I love love love hiking in granite country. There’s something about the solid majesty of those dramatic massive boulders that captivates me.
This little hike is perfect if you are travelling through on the Gwdir Highway and you want to stretch your legs and give the kids a break. There are also great campgrounds at Mulligan’s Hut and Washpool National Park nearby.
We were camping at Washpool National Park so we headed up to the Gibraltar Range to do some hikes from Mulligan’s Hut. On this particular day, Scott had decided to go for a mountain bike ride, so the boys and I were hiking without him. I looked at our map and gave the boys some options. Eli chose the Anvil Rock Hike, based on the length – it’s only 4 km.
For a short hike, it had amzing variety in landscape and terrain. The hike starts about halfway along the road into Mulligan’s Hut and there’s a spot to park just off the road.
The hike winds through a forest of big gum trees and massive grass trees with big granite boulders visible off the track. There are plenty of wildflowers to see and birds to hear, and we saw this really cool little lizard that was camoflagued in the sticks.
When we got to a section of swamp, we were pleased that there was a metal walkway, otherwise I’m sure we would have been ankle-deep in water. I love walking on a granite base. So much cleaner than dirt and easier than sand, which is great if you get caught out in a storm … which we did.
As we got towards Anvil Rock, the granite boulders just got bigger and bigger. There were a some really huge long rocks that were just amazing to see. We’d been hearing a bit of thunder and as we approached the furthest point of the hike, it really started to rain.
Climbing up through the massive boulders, we were happy to find a couple of caves made by the rocks, so we holed up there for a while, having a drink and eating our scroggin.
“If we get stuck here, we have enough muesli bars to survive and we can drink this water running off the rocks if we run out,” I told the boys in jest. Zach pointed out that we would probably get quite cold … Eli pointed out that it’s only 2km, so we can probably make it back.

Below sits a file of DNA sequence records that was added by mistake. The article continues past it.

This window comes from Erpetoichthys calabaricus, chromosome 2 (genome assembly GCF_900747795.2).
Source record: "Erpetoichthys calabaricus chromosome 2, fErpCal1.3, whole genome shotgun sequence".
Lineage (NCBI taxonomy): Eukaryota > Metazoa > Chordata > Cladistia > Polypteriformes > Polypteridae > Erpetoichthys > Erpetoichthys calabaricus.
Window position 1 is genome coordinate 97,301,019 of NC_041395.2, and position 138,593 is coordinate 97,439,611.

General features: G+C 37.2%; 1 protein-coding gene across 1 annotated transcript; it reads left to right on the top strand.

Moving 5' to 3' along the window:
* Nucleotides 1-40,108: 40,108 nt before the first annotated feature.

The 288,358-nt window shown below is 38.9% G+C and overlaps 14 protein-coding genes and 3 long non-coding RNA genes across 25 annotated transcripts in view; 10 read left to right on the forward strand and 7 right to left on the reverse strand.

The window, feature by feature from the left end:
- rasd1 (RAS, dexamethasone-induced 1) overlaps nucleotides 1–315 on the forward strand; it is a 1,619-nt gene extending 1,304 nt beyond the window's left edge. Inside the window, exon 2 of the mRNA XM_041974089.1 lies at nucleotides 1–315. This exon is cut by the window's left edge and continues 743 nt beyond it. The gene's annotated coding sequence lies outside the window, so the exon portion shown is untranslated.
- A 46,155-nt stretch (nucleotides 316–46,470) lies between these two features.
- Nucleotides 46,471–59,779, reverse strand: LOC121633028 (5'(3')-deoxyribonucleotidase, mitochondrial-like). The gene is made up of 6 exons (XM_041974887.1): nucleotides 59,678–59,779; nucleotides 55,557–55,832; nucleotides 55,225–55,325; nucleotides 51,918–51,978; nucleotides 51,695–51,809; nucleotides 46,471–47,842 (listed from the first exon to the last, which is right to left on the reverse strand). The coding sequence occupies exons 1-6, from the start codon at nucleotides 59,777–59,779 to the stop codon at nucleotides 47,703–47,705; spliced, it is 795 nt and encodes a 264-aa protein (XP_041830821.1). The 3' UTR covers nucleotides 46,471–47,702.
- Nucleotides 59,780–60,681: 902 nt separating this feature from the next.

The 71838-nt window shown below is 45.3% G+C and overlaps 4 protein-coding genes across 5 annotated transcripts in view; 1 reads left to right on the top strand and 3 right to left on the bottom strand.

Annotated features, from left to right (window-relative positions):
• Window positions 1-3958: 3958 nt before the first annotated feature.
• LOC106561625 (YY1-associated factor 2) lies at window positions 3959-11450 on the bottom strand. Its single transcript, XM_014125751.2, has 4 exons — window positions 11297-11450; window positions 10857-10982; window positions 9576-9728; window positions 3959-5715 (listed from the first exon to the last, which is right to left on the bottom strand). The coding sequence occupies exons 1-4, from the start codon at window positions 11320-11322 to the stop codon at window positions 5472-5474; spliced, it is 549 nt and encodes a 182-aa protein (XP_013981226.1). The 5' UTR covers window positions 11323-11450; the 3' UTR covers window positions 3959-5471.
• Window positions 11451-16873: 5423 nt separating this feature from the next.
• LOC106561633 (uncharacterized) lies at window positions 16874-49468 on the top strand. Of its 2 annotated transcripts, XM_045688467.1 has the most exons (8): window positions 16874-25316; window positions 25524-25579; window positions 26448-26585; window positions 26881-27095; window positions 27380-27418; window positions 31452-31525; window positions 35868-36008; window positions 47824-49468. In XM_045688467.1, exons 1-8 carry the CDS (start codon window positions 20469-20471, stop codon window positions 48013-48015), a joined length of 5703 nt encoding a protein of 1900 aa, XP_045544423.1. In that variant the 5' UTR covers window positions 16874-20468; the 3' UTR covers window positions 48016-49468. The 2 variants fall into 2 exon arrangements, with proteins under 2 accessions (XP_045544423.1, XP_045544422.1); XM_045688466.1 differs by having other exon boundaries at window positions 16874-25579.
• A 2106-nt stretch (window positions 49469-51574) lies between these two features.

Still, it added a bit of excitement to be stuck in a storm, even if it was only for 10 minutes.
The view was looking across a valley to another granite ridge where we could see the Old Man Hat formation. Looking back the way we came, was a great view too – looking across more granite features and the swamp area. Zach and Eli made sure to keep Cadel away from the edge – and he was being a bit cheeky …
We couldn’t actually see Anvil Rock itself. According to the trail notes on the National Parks map, you can’t climb to the top as it’s perched high on the granite mound that we were sheltering near. I’m not sure whether it was because of the rain and clouds, or if we just didn’t find a good vantage point, but it was a bit disappointing not actually seeing Anvil Rock.
However, it was an awesome little hike. I would highly recommend it as an easy hike that gives you lots of bang for your buck.
As we returned, it stopped raining. And everything looked new and you always notice more on the return trip.
Seeing the wet leaves glistening in the light was beautiful and I noticed more wildflowers and some cocoons hanging in the trees. Coming from the other direction gives a different view of the granite formations visible from the track.
I love hiking with my boys, because they are becoming such gentlemen. They always wait for me and check that I’m ok. I love that being out in the wilderness gives them the opportunity to step up and look out for each other and for me.